NATO Secretary General Doesn't Guarantee Finland and Sweden To Become Members

NATO Secretary General Doesn't Guarantee Finland and Sweden To Become Members
NATO Secretary General Doesn't Guarantee Finland and Sweden To Become Members

Brussels - Secretary General of NATO, Jens Stoltenberg, said it was not yet clear whether the military alliance could overcome Turkey's opposition to the membership of Finland and Sweden.

The two Nordic countries signed up to join the US-led bloc in May, voicing concerns over their security amid Russia's military operations in Ukraine. NATO hoped to accept new members soon, but Turkey blocked the move.

Ankara demands that Finland and Sweden stop harboring members of the separatist Kurdistan Workers' Party (PKK) and impose an arms embargo on Ankara. In an interview with news website Politico on Wednesday, Stoltenberg was asked if he felt "hostage" by Turkey, because NATO needs the support of all 30 of its members to accept a new nation.

Quoted from Russia Today, the head of NATO said “We have a system where we are based on consensus, that's how we make decisions in NATO, then there will often be situations where one or some allies disagree with the other, and then we have to deal with it, Stockholm and Helsinki signed up a few weeks ago, and my goal is still to make sure they can join us soon. I can't guarantee but I say it's still my goal, Thursday (23/6/2022).

Stoltenberg praised Turkey as a country of great importance to the security alliance because of its "key role" in fighting terrorism, and its geographic position on the Black Sea and borders with Iraq and Syria. “So when they raise concerns, of course, we have to sit down and then address those concerns.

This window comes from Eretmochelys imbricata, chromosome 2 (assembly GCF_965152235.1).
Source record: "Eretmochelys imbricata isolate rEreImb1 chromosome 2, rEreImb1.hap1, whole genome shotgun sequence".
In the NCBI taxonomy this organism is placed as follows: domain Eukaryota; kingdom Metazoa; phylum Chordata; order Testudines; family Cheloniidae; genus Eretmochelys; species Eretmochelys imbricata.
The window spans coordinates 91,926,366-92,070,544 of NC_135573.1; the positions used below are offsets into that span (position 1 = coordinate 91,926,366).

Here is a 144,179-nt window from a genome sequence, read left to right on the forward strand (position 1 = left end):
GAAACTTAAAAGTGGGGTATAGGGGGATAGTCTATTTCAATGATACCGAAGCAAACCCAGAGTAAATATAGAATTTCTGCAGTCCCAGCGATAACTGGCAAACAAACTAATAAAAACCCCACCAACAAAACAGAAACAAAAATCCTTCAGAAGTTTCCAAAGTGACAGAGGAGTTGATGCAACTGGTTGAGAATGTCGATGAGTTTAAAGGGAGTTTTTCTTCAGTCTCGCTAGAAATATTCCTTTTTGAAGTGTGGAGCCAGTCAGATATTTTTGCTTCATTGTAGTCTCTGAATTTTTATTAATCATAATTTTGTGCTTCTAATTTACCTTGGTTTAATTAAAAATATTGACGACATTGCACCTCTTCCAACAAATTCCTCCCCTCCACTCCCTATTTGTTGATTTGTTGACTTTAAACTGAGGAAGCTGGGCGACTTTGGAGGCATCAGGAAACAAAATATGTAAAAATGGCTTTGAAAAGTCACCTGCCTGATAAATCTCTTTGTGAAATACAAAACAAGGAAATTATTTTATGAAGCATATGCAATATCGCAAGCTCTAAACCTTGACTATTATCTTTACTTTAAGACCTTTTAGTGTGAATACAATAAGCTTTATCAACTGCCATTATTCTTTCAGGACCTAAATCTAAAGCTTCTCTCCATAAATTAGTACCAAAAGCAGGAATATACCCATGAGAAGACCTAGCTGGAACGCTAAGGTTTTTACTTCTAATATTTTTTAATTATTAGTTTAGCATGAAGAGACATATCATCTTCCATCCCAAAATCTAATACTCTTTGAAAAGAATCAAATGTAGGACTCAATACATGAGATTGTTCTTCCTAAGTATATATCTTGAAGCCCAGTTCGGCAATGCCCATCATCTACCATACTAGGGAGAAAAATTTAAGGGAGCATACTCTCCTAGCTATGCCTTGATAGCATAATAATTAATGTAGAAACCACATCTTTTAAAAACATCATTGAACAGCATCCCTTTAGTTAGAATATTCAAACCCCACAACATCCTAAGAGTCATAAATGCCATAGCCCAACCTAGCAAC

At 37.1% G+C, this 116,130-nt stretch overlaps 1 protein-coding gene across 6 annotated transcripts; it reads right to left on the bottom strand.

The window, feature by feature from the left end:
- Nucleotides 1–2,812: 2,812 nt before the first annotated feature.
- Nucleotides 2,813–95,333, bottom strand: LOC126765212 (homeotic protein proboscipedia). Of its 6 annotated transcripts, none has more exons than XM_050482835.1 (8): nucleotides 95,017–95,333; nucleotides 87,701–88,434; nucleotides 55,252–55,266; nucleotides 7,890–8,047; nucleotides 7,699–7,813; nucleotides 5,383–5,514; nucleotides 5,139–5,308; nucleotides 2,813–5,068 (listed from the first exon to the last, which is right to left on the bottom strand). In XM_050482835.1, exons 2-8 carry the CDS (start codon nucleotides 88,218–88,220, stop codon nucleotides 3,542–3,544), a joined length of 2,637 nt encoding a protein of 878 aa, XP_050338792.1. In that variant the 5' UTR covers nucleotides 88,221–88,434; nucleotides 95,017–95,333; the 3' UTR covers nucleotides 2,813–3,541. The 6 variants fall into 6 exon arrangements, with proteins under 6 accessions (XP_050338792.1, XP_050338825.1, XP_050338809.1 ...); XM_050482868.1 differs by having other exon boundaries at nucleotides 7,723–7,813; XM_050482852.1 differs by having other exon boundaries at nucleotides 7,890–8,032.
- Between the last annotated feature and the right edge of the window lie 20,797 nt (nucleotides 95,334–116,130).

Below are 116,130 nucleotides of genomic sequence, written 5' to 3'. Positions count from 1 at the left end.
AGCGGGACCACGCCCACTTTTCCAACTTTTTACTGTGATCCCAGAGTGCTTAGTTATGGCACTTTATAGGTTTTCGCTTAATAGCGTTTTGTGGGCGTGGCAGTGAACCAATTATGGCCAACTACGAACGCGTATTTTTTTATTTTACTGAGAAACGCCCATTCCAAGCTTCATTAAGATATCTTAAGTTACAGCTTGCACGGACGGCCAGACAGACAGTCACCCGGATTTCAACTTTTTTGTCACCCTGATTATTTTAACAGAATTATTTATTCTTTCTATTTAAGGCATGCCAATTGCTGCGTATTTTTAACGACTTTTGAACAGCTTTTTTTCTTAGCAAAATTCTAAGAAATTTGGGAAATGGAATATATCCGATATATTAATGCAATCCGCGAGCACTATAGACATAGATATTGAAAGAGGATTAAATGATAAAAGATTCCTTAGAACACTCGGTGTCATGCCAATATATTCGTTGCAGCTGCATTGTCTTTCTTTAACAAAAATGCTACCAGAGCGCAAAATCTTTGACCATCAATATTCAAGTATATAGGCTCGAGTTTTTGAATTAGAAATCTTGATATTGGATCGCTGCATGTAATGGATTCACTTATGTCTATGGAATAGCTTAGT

And that's exactly what we're consulting right now. And then I hope we can find a solution to allow Finland and Sweden to become members as soon as possible," NATO Secretary General said.

The US has also voiced its support for bringing Finland and Sweden into NATO, and thus strengthening the bloc's northeastern flank against Russia. The issue was discussed Wednesday by the Assistant Secretary of State for European and Eurasian Affairs, Karen Donfried. "We are sure it will be resolved in a positive way. There is broad and deep support throughout the NATO alliance for the accession of Finland and Sweden," he told a Senate Foreign Relations Committee hearing.

When asked if he believed a consensus on Sweden and Finland's accession bids could be reached at the NATO summit in Madrid on June 29 and 30, Donfried replied: "I would say that we are definitely pushing for it." Russia says Sweden and Finland will only undermine their national security by joining NATO, and has pledged to adjust their military posture in the region if they join the Western military bloc.

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